As part of the myriad festivities surrounding the 50th anniversary of the Apollo 11 moon landing this week, Virgin Galactic revealed its own memento to mark the occasion and to commemorate other important aviation and space achievements.
The sculpture, titled “On the Shoulders of Giants,” marks 360 historic achievements and milestones, from gliders and balloons to the modern commercial space industry. At its center is a Virgin Galactic symbol representing the evolution of flight, showing silhouettes depicting flight from Icarus through the Wright Flyer to an Apollo lander and eventually SpaceShipTwo.
Made of steel and standing about six feet tall and wide, the disc was presented to Virgin Galactic founder Richard Branson at an event at the Kennedy Space Center in Florida on Thursday.
It will be on permanent display at Spaceport America in New Mexico, headquarters for the space company’s commercial flight operations. The sculpture is made of the same Solanum weathered steel as the terminal building.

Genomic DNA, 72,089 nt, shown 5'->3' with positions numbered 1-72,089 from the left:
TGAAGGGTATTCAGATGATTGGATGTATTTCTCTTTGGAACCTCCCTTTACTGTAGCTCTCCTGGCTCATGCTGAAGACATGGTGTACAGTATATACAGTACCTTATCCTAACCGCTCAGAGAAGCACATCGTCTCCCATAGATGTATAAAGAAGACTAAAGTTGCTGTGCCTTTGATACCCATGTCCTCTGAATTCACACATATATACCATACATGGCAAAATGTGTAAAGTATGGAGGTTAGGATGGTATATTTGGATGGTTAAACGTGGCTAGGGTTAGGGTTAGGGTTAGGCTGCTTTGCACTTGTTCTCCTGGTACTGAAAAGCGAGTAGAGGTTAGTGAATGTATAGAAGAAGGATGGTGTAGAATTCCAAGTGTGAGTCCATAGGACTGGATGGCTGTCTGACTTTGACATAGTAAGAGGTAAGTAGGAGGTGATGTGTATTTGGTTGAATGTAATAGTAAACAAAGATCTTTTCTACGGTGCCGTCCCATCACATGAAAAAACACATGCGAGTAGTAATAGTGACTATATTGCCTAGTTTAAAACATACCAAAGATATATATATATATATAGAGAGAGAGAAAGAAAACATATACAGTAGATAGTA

Virgin Galactic and its manufacturing firm, The Spaceship Company, have been developing the SpaceShipTwo suborbital spacecraft at the Mojave Air and Space Port.
With two successful spaceflights completed, the company announced earlier this year it was ready to move operations to New Mexico this summer to complete the flight test program and prepare for the start of commercial flights.
The sculpture “is a testament to, and celebration of humankind’s historic achievements in air and space, from the beginning of time to the present day. This artwork commemorates that history and shows our space mission in the context of those who went before, showing that together, we open space to change the world for good,” company officials said in a statement announcing the sculpture.
Recalling on how the moon landings impacted his own outlook, Branson said in a blog post that the astronauts and those who supported them “created a legacy that was far more significant and longer lasting than maybe they ever imagined. And at the heart of that legacy I believe, was an enduring and powerful sense of optimism for the future; even — and perhaps especially — at times when there appears so much cause for anxiety and concern.”
“My hope is that by flying to space we too will understand on a personal level, what it means to discover the Earth,” Branson wrote. “And like the Apollo giants, on whose shoulders we stand, when we return, we will make that discovery matter.”
Quelle: Antelope Valley Press